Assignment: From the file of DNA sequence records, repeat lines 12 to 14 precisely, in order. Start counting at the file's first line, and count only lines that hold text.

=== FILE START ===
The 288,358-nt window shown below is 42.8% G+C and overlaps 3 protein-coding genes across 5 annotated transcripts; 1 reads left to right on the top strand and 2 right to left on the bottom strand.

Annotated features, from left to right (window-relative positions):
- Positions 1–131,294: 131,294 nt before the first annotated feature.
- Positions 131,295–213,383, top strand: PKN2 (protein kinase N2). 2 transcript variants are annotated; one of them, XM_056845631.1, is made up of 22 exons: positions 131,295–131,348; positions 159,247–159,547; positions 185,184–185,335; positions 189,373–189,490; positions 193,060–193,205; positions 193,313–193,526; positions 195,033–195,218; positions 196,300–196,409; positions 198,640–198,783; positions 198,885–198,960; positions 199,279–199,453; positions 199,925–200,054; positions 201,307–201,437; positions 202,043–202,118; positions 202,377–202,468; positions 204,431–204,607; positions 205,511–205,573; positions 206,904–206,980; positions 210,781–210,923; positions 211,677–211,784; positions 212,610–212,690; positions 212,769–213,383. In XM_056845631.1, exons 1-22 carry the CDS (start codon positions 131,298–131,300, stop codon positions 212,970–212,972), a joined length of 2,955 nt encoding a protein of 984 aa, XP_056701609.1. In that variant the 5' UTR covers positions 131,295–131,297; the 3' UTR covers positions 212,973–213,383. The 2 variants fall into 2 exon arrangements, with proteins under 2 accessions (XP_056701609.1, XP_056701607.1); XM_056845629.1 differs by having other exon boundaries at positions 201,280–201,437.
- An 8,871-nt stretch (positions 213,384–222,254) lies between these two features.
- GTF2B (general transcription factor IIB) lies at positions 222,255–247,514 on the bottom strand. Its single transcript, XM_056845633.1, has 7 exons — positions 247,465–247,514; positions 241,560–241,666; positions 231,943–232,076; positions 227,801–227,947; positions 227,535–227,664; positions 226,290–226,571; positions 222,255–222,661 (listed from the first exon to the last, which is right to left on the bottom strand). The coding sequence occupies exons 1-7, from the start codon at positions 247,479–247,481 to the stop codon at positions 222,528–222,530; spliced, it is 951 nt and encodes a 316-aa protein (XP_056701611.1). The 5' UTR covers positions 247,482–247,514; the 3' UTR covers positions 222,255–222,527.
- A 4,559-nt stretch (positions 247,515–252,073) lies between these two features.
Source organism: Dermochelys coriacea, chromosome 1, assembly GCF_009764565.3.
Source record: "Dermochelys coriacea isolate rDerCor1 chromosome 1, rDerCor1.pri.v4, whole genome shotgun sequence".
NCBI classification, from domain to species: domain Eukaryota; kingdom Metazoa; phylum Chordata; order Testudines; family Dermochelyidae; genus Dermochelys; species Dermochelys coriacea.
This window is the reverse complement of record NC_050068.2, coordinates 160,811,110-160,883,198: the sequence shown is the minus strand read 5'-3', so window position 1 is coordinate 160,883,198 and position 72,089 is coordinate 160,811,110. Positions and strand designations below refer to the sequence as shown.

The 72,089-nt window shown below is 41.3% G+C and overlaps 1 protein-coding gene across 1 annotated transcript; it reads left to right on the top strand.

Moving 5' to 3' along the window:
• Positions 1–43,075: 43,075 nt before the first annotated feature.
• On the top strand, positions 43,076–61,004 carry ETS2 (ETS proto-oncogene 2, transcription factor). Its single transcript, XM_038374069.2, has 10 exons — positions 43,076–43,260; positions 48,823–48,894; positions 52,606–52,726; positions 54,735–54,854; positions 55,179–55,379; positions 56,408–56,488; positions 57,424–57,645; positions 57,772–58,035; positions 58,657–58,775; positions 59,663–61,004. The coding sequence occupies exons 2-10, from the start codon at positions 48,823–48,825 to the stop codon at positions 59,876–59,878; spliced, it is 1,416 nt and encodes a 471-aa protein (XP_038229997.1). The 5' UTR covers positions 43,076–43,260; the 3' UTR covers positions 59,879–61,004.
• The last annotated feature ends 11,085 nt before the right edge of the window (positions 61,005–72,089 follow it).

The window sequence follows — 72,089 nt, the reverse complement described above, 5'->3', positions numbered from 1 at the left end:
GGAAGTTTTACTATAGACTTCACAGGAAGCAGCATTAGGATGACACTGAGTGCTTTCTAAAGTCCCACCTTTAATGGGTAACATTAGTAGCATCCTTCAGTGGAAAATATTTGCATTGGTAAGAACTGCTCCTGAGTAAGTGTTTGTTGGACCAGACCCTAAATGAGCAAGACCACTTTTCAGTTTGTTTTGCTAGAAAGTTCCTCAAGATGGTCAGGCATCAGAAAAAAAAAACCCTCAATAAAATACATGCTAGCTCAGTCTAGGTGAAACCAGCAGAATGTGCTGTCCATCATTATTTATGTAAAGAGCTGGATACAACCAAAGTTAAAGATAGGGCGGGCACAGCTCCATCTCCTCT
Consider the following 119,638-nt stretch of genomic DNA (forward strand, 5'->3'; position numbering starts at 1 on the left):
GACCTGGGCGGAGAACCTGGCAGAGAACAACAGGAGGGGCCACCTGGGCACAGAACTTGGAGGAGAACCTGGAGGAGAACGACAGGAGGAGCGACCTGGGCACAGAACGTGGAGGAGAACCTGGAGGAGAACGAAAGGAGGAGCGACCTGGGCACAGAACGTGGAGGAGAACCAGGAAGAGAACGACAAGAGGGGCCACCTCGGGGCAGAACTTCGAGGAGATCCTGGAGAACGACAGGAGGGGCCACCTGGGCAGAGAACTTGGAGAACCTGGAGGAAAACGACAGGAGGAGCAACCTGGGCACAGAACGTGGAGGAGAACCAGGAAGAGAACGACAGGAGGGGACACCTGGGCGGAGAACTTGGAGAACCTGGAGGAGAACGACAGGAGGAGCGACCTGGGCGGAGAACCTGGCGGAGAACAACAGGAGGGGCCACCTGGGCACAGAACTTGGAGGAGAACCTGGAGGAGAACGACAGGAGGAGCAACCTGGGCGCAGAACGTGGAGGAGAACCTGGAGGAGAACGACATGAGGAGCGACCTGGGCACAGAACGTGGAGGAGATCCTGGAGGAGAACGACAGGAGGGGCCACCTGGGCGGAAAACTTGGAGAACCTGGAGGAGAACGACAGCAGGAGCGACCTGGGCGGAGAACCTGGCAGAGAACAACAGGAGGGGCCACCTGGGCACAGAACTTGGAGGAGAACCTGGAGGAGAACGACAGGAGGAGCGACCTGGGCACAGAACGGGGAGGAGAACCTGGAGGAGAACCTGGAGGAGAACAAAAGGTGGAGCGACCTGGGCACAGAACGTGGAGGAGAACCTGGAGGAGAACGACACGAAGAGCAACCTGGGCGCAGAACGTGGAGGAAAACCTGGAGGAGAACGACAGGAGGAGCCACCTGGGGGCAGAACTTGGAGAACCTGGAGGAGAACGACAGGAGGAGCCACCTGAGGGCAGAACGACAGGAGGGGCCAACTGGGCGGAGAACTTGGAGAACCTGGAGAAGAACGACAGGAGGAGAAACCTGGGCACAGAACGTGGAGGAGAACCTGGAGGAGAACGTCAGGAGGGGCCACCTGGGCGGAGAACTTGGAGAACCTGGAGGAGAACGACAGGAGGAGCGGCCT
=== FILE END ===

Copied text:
The 72,089-nt window shown below is 41.3% G+C and overlaps 1 protein-coding gene across 1 annotated transcript; it reads left to right on the top strand.

Moving 5' to 3' along the window:
• Positions 1–43,075: 43,075 nt before the first annotated feature.